Barnett, appearing for the first time before a panel looking into recruiting practices at the school, said there were 10 people at the off-campus party, including four football players.
"There is no question in my mind that inappropriate behavior occurred," Barnett said. "There is no question that the behavior of the 10 young people involved was the result of their own poor decisions and under the influence of alcohol."
Three women have said they were raped by players or recruits at the party or just afterward. They have sued the school in federal court, seeking unspecified damages for what they say was the school's failure to rein in athletes and provide equal protection to women.
At least eight women since 1997 have accused Colorado football athletes of rape, though no charges have been filed.
The Board of Regents' panel is to issue a report at the end of the month on whether Colorado uses sex and alcohol to entice recruits to the Boulder campus. A separate investigation headed by the state attorney general is under way.
Barnett was put on paid leave for comments he made about two of the alleged rape cases, including that of Katie Hnida, a former kicker who said she was raped by a Colorado teammate in 2000.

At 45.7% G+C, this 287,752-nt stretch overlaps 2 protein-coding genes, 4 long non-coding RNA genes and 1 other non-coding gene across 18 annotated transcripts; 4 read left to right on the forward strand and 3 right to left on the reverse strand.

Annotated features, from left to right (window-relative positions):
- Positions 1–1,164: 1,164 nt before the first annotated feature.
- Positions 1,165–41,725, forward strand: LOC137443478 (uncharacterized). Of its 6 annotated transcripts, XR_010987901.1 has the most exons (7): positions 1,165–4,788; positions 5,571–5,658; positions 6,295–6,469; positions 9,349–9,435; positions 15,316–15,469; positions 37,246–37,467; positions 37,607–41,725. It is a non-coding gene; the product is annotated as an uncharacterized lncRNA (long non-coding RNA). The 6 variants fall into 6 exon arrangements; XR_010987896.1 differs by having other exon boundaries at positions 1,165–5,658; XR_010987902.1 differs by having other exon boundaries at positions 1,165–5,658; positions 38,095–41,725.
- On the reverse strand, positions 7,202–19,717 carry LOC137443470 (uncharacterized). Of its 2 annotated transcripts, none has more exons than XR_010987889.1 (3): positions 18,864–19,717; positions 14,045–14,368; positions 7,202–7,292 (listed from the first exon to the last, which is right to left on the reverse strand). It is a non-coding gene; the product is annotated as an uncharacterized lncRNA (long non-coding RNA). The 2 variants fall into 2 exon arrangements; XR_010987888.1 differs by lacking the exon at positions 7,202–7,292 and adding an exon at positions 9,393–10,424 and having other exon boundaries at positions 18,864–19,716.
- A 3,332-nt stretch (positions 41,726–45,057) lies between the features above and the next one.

Barnett has said his statements were taken out of context - he was answering questions about why she left Colorado to later enroll at New Mexico - and that he and the university tried to make her feel welcome.
A few hours before Barnett spoke, the panel released a March 30 e-mail to a commission attorney from Dr. David Hnida, the woman's father, an Army surgeon posted in Iraq.
Hnida said Barnett and other university officials must have known about sexual harassment problems his daughter was having before she left Colorado.
"We both have been distressed at the information we read coming from the university, as well as Gary Barnett," David Hnida wrote. "To be blunt, there is quite a bit of lying and deception right now."
He said his daughter would be willing to speak to the panel after spring football practice at New Mexico ends Thursday.
In his statement to the panel, Barnett gestured at times with his hands and raised his voice to make a point. He said every accusation against him and his coaches is untrue, saying he believes they can "can restore accurate public perceptions about our dignity and our integrity."
He said he feels a strong sense of responsibility not only for his players' performance on the field but their behavior in the community, and tries to make them understand they have no more rights or privileges than other students.
But he said there are limits to tracking the activities of dozens of players, and "I can't live their lives for them."
Kathy Redmond, founder of the National Coalition Against Violent Athletes, told the panel Monday that a "rape culture" exists within Colorado's sports programs.
"Players are taught that women are objects, commodities, and that if you come to this school, you get women, you get sex," said Redmond, who received a $50,000 settlement from the University of Nebraska after she accused a football player of rape in 1991. The player was never charged.
Redmond said university leaders should be replaced because they ignored problems.